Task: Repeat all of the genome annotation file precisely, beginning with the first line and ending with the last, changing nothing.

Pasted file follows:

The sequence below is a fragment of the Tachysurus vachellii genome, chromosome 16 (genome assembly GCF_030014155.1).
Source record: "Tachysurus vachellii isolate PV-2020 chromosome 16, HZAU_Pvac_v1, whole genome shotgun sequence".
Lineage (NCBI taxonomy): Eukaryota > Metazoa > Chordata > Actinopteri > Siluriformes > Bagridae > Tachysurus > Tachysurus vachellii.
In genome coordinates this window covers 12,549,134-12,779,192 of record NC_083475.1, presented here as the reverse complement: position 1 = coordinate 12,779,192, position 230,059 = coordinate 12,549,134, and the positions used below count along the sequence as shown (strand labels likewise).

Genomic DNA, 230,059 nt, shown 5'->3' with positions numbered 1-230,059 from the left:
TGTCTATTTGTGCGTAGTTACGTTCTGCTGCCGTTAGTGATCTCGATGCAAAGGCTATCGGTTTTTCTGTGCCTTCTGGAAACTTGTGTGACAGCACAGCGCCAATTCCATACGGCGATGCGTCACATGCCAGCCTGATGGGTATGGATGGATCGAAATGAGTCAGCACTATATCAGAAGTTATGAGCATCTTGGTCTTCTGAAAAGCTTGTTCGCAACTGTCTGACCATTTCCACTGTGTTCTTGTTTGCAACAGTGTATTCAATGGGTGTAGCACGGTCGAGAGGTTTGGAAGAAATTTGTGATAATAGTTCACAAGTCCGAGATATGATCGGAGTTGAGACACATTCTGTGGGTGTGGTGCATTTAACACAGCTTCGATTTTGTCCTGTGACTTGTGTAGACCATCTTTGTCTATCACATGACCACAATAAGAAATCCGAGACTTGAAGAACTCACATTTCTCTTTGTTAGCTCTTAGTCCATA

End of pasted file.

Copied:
The sequence below is a fragment of the Tachysurus vachellii genome, chromosome 16 (genome assembly GCF_030014155.1).
Source record: "Tachysurus vachellii isolate PV-2020 chromosome 16, HZAU_Pvac_v1, whole genome shotgun sequence".
Lineage (NCBI taxonomy): Eukaryota > Metazoa > Chordata > Actinopteri > Siluriformes > Bagridae > Tachysurus > Tachysurus vachellii.
In genome coordinates this window covers 12,549,134-12,779,192 of record NC_083475.1, presented here as the reverse complement: position 1 = coordinate 12,779,192, position 230,059 = coordinate 12,549,134, and the positions used below count along the sequence as shown (strand labels likewise).

Genomic DNA, 230,059 nt, shown 5'->3' with positions numbered 1-230,059 from the left:
TGTCTATTTGTGCGTAGTTACGTTCTGCTGCCGTTAGTGATCTCGATGCAAAGGCTATCGGTTTTTCTGTGCCTTCTGGAAACTTGTGTGACAGCACAGCGCCAATTCCATACGGCGATGCGTCACATGCCAGCCTGATGGGTATGGATGGATCGAAATGAGTCAGCACTATATCAGAAGTTATGAGCATCTTGGTCTTCTGAAAAGCTTGTTCGCAACTGTCTGACCATTTCCACTGTGTTCTTGTTTGCAACAGTGTATTCAATGGGTGTAGCACGGTCGAGAGGTTTGGAAGAAATTTGTGATAATAGTTCACAAGTCCGAGATATGATCGGAGTTGAGACACATTCTGTGGGTGTGGTGCATTTAACACAGCTTCGATTTTGTCCTGTGACTTGTGTAGACCATCTTTGTCTATCACATGACCACAATAAGAAATCCGAGACTTGAAGAACTCACATTTCTCTTTGTTAGCTCTTAGTCCATA